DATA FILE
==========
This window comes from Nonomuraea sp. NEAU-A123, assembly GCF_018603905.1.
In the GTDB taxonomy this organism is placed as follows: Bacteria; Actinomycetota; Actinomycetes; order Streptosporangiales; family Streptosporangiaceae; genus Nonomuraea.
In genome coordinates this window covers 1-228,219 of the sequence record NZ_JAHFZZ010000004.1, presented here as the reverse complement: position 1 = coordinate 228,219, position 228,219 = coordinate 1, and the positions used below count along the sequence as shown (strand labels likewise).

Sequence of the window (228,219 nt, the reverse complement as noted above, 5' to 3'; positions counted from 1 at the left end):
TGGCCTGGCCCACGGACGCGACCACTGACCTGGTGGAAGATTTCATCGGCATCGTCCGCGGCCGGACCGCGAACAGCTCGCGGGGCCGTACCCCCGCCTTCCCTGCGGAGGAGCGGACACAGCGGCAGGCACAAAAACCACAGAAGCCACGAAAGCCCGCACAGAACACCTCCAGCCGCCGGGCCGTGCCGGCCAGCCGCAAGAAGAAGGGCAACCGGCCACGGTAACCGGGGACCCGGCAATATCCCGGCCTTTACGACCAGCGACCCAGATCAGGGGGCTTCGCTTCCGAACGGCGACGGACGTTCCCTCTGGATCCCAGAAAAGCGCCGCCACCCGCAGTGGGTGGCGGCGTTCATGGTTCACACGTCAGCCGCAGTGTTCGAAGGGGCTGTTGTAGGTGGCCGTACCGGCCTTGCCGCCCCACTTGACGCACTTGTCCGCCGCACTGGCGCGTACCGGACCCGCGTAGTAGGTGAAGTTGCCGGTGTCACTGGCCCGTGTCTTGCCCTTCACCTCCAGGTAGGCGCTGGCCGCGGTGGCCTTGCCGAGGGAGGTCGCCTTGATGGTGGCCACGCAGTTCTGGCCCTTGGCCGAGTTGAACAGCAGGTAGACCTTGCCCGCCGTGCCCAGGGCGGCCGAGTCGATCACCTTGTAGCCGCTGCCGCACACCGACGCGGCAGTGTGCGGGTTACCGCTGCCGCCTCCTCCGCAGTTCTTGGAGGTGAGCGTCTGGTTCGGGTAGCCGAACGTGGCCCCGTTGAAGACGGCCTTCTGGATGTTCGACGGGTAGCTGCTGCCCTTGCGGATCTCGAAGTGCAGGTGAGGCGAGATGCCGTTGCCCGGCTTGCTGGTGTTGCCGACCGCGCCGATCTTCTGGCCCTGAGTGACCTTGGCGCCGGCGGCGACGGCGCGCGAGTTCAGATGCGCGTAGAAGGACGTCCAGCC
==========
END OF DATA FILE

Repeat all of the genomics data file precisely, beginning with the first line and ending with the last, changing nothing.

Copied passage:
This window comes from Nonomuraea sp. NEAU-A123, assembly GCF_018603905.1.
In the GTDB taxonomy this organism is placed as follows: Bacteria; Actinomycetota; Actinomycetes; order Streptosporangiales; family Streptosporangiaceae; genus Nonomuraea.
In genome coordinates this window covers 1-228,219 of the sequence record NZ_JAHFZZ010000004.1, presented here as the reverse complement: position 1 = coordinate 228,219, position 228,219 = coordinate 1, and the positions used below count along the sequence as shown (strand labels likewise).

Sequence of the window (228,219 nt, the reverse complement as noted above, 5' to 3'; positions counted from 1 at the left end):
TGGCCTGGCCCACGGACGCGACCACTGACCTGGTGGAAGATTTCATCGGCATCGTCCGCGGCCGGACCGCGAACAGCTCGCGGGGCCGTACCCCCGCCTTCCCTGCGGAGGAGCGGACACAGCGGCAGGCACAAAAACCACAGAAGCCACGAAAGCCCGCACAGAACACCTCCAGCCGCCGGGCCGTGCCGGCCAGCCGCAAGAAGAAGGGCAACCGGCCACGGTAACCGGGGACCCGGCAATATCCCGGCCTTTACGACCAGCGACCCAGATCAGGGGGCTTCGCTTCCGAACGGCGACGGACGTTCCCTCTGGATCCCAGAAAAGCGCCGCCACCCGCAGTGGGTGGCGGCGTTCATGGTTCACACGTCAGCCGCAGTGTTCGAAGGGGCTGTTGTAGGTGGCCGTACCGGCCTTGCCGCCCCACTTGACGCACTTGTCCGCCGCACTGGCGCGTACCGGACCCGCGTAGTAGGTGAAGTTGCCGGTGTCACTGGCCCGTGTCTTGCCCTTCACCTCCAGGTAGGCGCTGGCCGCGGTGGCCTTGCCGAGGGAGGTCGCCTTGATGGTGGCCACGCAGTTCTGGCCCTTGGCCGAGTTGAACAGCAGGTAGACCTTGCCCGCCGTGCCCAGGGCGGCCGAGTCGATCACCTTGTAGCCGCTGCCGCACACCGACGCGGCAGTGTGCGGGTTACCGCTGCCGCCTCCTCCGCAGTTCTTGGAGGTGAGCGTCTGGTTCGGGTAGCCGAACGTGGCCCCGTTGAAGACGGCCTTCTGGATGTTCGACGGGTAGCTGCTGCCCTTGCGGATCTCGAAGTGCAGGTGAGGCGAGATGCCGTTGCCCGGCTTGCTGGTGTTGCCGACCGCGCCGATCTTCTGGCCCTGAGTGACCTTGGCGCCGGCGGCGACGGCGCGCGAGTTCAGATGCGCGTAGAAGGACGTCCAGCC